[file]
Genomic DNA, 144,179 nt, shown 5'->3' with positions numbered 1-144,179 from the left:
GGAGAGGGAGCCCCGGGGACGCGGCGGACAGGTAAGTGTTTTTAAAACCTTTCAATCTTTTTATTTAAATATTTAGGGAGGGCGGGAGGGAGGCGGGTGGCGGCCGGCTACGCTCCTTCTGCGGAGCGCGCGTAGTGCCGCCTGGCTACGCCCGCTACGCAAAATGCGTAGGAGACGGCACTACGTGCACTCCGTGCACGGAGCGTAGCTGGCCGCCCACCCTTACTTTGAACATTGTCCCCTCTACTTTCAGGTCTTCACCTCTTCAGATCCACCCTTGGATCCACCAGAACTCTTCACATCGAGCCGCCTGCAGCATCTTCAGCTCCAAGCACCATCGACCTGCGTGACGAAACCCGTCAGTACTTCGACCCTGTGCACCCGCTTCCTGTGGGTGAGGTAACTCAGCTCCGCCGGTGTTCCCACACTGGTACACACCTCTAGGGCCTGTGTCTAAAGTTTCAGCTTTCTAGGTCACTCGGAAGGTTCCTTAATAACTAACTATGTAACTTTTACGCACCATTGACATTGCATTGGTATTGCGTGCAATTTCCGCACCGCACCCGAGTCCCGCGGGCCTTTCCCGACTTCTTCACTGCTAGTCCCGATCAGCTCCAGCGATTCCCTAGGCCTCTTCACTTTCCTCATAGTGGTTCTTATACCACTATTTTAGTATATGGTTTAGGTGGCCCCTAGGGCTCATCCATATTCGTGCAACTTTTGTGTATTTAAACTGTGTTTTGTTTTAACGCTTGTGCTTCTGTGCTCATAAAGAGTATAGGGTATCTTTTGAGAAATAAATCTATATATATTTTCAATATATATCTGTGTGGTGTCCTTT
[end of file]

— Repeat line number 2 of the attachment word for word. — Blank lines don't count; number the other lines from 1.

GGAGAGGGAGCCCCGGGGACGCGGCGGACAGGTAAGTGTTTTTAAAACCTTTCAATCTTTTTATTTAAATATTTAGGGAGGGCGGGAGGGAGGCGGGTGGCGGCCGGCTACGCTCCTTCTGCGGAGCGCGCGTAGTGCCGCCTGGCTACGCCCGCTACGCAAAATGCGTAGGAGACGGCACTACGTGCACTCCGTGCACGGAGCGTAGCTGGCCGCCCACCCTTACTTTGAACATTGTCCCCTCTACTTTCAGGTCTTCACCTCTTCAGATCCACCCTTGGATCCACCAGAACTCTTCACATCGAGCCGCCTGCAGCATCTTCAGCTCCAAGCACCATCGACCTGCGTGACGAAACCCGTCAGTACTTCGACCCTGTGCACCCGCTTCCTGTGGGTGAGGTAACTCAGCTCCGCCGGTGTTCCCACACTGGTACACACCTCTAGGGCCTGTGTCTAAAGTTTCAGCTTTCTAGGTCACTCGGAAGGTTCCTTAATAACTAACTATGTAACTTTTACGCACCATTGACATTGCATTGGTATTGCGTGCAATTTCCGCACCGCACCCGAGTCCCGCGGGCCTTTCCCGACTTCTTCACTGCTAGTCCCGATCAGCTCCAGCGATTCCCTAGGCCTCTTCACTTTCCTCATAGTGGTTCTTATACCACTATTTTAGTATATGGTTTAGGTGGCCCCTAGGGCTCATCCATATTCGTGCAACTTTTGTGTATTTAAACTGTGTTTTGTTTTAACGCTTGTGCTTCTGTGCTCATAAAGAGTATAGGGTATCTTTTGAGAAATAAATCTATATATATTTTCAATATATATCTGTGTGGTGTCCTTT